Competitiveness keeps Englewood’s Eansor in the fast lane
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Scott Eansor achieved one goal this summer, and if he continues his upward trajectory with the Seattle Thunderbirds, he could reach another before New Year’s Day.
Eansor was one of four former Colorado Thunderbirds players that participated in the U.S. National Junior Evaluation Camp at Lake Placid, N.Y., in early August, and he acquitted himself well, scoring two goals and adding two assists in three games.
“It was great to be part of that,” said Eansor, also a former Littleton Hawk. “That was my first time putting that (USA) jersey on and it was one of my goals since I first laced up the skates.”
Eansor’s skill set and progression in the Western Hockey League (WHL) makes him an attractive prospect for Team USA for the World Junior Championship, which begins right after Christmas in Helsinki, Finland.
Eansor, an Englewood product, posted 14 goals and 37 points in 72 games in Seattle last season after debuting with 12 points in 52 games during the 2013-14 season. He has thrived in big games, racking up five goals in six playoff games in 2015 and four in nine games the year before.
His reliability in all three zones has made him even more valuable than his stats might indicate, said Seattle coach Steve Konowalchuk, a Salt Lake City native who began his coaching career with the Colorado Avalanche.
“Scott’s always been a big part of our team,” Konowalchuk said. “He played 20 minutes a night for us last year and he’s a very good two-center who contributes offense and plays against the other team’s top line. The things he does for us on the ice are irreplaceable.”
The 19-year-old Eansor, who goes 5-foot-9 and 175 pounds, plays on Seattle’s top penalty kill and sees time on the power play as well – an extension of what he contributed as a player growing up in Colorado, said Thunderbirds director of hockey operations Angelo Ricci.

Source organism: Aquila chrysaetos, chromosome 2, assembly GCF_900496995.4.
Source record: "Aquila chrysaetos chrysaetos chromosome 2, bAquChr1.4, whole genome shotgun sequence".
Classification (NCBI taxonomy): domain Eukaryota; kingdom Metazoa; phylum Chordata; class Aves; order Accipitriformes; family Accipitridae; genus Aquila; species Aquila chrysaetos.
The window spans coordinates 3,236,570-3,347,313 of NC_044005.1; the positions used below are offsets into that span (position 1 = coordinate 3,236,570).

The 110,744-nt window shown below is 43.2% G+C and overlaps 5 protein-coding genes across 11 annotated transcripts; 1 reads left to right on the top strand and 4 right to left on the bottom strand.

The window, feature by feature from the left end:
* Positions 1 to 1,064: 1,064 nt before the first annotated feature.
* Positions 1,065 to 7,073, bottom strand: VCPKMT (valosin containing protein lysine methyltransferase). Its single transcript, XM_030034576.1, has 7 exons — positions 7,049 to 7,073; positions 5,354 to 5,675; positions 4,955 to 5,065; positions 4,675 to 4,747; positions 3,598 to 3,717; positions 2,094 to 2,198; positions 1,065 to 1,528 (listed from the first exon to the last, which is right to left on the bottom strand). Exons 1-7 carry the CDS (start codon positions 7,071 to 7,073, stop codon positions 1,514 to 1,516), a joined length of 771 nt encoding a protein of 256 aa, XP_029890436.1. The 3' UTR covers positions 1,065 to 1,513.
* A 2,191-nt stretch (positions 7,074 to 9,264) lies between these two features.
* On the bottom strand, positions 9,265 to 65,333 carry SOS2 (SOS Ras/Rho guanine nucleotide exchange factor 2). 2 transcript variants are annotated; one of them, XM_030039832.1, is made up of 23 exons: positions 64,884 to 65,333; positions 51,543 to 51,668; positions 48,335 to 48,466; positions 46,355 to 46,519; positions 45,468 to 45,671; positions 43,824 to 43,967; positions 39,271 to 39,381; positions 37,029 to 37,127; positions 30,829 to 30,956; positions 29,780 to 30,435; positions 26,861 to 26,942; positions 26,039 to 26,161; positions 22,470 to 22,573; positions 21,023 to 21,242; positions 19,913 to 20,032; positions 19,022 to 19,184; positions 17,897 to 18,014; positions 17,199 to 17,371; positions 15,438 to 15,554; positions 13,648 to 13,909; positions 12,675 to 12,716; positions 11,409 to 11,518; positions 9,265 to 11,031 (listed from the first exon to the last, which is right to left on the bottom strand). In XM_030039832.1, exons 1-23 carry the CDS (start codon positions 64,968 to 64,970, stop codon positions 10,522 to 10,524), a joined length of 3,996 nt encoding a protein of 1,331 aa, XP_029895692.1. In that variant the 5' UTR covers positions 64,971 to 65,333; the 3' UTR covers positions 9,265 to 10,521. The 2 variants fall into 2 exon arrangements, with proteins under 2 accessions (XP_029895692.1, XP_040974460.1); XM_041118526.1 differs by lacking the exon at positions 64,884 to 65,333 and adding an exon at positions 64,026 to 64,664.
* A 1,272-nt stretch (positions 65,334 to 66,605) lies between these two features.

“Scott is a terrific two-way player that possesses tremendous speed,” said Ricci. “He plays a strong 200-foot game, has very good offensive skills and can provide some timely offense. His biggest strengths, in my opinion, are his strong compete level and never-quit attitude.”
“Hockey is his passion,” added Konowalchuk. “It’s obvious to our fans.”
That is part nature and part nurture.
“It came from my dad (Norm),” Eansor explained. “He’s always been known as the hardest worker at his job. He made sure that every time I did something I gave it my best effort.”
As much as Eansor relished wearing it, there won’t be a problem with the glare of a red, white and blue jersey.
“(Former Colorado Thunderbirds teammates) Brandon (Carlo), Dominic (Turgeon), Freddie (Olofsson, who was in camp with Team Sweden) and I held each other accountable,” Eansor said. “We were all on the same page and stuck together throughout the camp.”
The other three have been selected in the NHL Entry Draft – Carlo in the second round by the Boston Bruins in June, Turgeon in the third round by the Detroit Red Wings in 2014 and Olofsson in the fourth round by the Chicago Blackhawks in 2014.
Undrafted, Eansor went to Toronto recently for the Maple Leafs rookie camp.
“Hopefully I can make Toronto’s main camp,” he said. “It’s a great opportunity.”
Konowalchuk, who played 14 seasons in the NHL – including his final two with the Avalanche – said Eansor has a chance to play professional hockey if he continues to improve and progress each season.
“That tenaciousness will make you go on and play past juniors,” Konowalchuk said. “What level? No one knows, but he is fast enough, strong enough and smart enough to play in the NHL. Small guys just have to persevere to get their chance.”
— Chris Bayee